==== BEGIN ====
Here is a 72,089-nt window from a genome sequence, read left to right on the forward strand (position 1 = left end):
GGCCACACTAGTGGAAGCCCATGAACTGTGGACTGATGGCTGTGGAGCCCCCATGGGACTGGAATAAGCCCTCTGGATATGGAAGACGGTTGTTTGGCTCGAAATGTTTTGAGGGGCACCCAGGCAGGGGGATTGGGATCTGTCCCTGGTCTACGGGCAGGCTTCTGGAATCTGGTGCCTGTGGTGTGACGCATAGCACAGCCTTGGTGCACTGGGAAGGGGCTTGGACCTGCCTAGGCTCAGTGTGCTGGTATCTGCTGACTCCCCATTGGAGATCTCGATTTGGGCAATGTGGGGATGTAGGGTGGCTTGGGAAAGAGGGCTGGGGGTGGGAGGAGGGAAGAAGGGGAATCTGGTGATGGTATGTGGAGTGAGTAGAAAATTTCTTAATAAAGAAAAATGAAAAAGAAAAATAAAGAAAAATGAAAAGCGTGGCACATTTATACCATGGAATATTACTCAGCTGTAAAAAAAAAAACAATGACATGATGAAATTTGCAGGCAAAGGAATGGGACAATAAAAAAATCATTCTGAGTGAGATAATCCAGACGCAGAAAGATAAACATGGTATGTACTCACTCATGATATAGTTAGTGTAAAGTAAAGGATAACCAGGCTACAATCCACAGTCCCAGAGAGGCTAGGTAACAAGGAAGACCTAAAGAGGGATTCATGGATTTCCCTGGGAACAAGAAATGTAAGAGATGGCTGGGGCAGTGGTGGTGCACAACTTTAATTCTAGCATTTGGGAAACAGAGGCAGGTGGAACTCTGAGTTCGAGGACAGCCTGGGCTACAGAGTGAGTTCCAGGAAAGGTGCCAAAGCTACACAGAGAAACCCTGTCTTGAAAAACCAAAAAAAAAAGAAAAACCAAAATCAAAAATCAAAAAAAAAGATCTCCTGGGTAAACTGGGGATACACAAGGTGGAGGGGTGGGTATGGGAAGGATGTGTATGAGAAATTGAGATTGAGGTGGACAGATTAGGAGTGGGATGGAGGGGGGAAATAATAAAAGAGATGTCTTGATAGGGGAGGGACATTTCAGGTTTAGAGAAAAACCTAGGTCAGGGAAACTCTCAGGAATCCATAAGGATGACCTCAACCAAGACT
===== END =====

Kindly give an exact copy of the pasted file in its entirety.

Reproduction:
Here is a 72,089-nt window from a genome sequence, read left to right on the forward strand (position 1 = left end):
GGCCACACTAGTGGAAGCCCATGAACTGTGGACTGATGGCTGTGGAGCCCCCATGGGACTGGAATAAGCCCTCTGGATATGGAAGACGGTTGTTTGGCTCGAAATGTTTTGAGGGGCACCCAGGCAGGGGGATTGGGATCTGTCCCTGGTCTACGGGCAGGCTTCTGGAATCTGGTGCCTGTGGTGTGACGCATAGCACAGCCTTGGTGCACTGGGAAGGGGCTTGGACCTGCCTAGGCTCAGTGTGCTGGTATCTGCTGACTCCCCATTGGAGATCTCGATTTGGGCAATGTGGGGATGTAGGGTGGCTTGGGAAAGAGGGCTGGGGGTGGGAGGAGGGAAGAAGGGGAATCTGGTGATGGTATGTGGAGTGAGTAGAAAATTTCTTAATAAAGAAAAATGAAAAAGAAAAATAAAGAAAAATGAAAAGCGTGGCACATTTATACCATGGAATATTACTCAGCTGTAAAAAAAAAAACAATGACATGATGAAATTTGCAGGCAAAGGAATGGGACAATAAAAAAATCATTCTGAGTGAGATAATCCAGACGCAGAAAGATAAACATGGTATGTACTCACTCATGATATAGTTAGTGTAAAGTAAAGGATAACCAGGCTACAATCCACAGTCCCAGAGAGGCTAGGTAACAAGGAAGACCTAAAGAGGGATTCATGGATTTCCCTGGGAACAAGAAATGTAAGAGATGGCTGGGGCAGTGGTGGTGCACAACTTTAATTCTAGCATTTGGGAAACAGAGGCAGGTGGAACTCTGAGTTCGAGGACAGCCTGGGCTACAGAGTGAGTTCCAGGAAAGGTGCCAAAGCTACACAGAGAAACCCTGTCTTGAAAAACCAAAAAAAAAAGAAAAACCAAAATCAAAAATCAAAAAAAAAGATCTCCTGGGTAAACTGGGGATACACAAGGTGGAGGGGTGGGTATGGGAAGGATGTGTATGAGAAATTGAGATTGAGGTGGACAGATTAGGAGTGGGATGGAGGGGGGAAATAATAAAAGAGATGTCTTGATAGGGGAGGGACATTTCAGGTTTAGAGAAAAACCTAGGTCAGGGAAACTCTCAGGAATCCATAAGGATGACCTCAACCAAGACT